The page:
Venture capital firms have largely abandoned early stage deals.
Note this horrifying figure from the latest PricewaterhouseCoopers MoneyTree Report that found that in the first quarter of the year, only 7 companies saw first-time venture capital investments for a grand total of $23 million, compared to 61 first-time deals in the same period in 2012.
So that must mean corporate investors like Medtronic have the opportunity to swoop in and invest in promising early stage firms, correct?
Well, not really says Chad Cornell, vice president of corporate development at Medtronic, who was a speaker at the annual IBF MedTech Investing Conference in Minneapolis Wednesday.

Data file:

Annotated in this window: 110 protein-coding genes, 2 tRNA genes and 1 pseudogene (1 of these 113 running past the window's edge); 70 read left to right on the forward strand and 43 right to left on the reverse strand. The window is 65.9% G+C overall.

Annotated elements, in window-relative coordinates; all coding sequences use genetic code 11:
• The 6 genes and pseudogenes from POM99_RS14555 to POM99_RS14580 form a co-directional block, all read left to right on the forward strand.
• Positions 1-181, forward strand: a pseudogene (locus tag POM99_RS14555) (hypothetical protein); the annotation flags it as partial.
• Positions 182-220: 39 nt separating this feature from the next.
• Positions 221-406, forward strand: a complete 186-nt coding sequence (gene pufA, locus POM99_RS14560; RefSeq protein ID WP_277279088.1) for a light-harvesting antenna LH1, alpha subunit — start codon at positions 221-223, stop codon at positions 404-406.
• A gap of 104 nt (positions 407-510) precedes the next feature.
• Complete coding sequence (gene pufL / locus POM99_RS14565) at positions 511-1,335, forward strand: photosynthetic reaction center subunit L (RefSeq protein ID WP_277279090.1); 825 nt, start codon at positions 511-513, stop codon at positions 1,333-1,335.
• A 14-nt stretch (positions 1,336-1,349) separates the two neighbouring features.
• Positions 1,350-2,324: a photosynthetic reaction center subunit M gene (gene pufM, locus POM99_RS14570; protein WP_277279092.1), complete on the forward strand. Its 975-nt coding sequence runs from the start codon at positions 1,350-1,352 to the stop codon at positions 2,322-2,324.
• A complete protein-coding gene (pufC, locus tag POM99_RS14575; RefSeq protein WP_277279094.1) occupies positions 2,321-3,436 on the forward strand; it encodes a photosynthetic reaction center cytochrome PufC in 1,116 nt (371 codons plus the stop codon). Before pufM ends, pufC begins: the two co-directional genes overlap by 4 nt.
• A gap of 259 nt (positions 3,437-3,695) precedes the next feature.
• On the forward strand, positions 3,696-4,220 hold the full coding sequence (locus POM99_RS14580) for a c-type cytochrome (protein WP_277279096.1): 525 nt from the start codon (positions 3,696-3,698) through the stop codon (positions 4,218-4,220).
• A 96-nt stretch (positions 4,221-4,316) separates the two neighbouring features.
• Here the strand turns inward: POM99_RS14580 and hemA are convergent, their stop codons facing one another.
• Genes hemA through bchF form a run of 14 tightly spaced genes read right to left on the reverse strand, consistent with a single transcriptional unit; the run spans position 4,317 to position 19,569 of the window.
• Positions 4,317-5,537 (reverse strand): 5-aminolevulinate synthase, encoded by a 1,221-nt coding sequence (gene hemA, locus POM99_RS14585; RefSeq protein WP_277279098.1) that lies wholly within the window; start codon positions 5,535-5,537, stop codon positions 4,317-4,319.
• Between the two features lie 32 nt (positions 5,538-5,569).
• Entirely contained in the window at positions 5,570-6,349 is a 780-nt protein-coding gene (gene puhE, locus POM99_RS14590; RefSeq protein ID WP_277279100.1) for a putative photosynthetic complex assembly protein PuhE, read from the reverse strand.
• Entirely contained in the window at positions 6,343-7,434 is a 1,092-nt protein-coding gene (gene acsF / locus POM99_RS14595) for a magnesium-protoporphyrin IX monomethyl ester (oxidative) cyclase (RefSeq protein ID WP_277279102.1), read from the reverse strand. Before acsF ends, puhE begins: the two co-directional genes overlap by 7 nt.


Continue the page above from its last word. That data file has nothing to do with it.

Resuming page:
"All else being equal, we'd rather not invest early," Cornell told the audience. "For us it's a double-edged sword. If we do get in early, we want good partners."
And why is that? That's because early stage deals typically require more investments at a later date, something that goes against the investment philosophy of Medtronic. They prefer venture capitalists to take on that additional risk of getting portfolio companies the extra capital they need, Cornell implied.
"We are not necessarily looking to do follow-on investments, [but] if it's a later stage deal we'll fund everything," he said.
-- By Arundhati Parmar, Senior Editor, MD+DI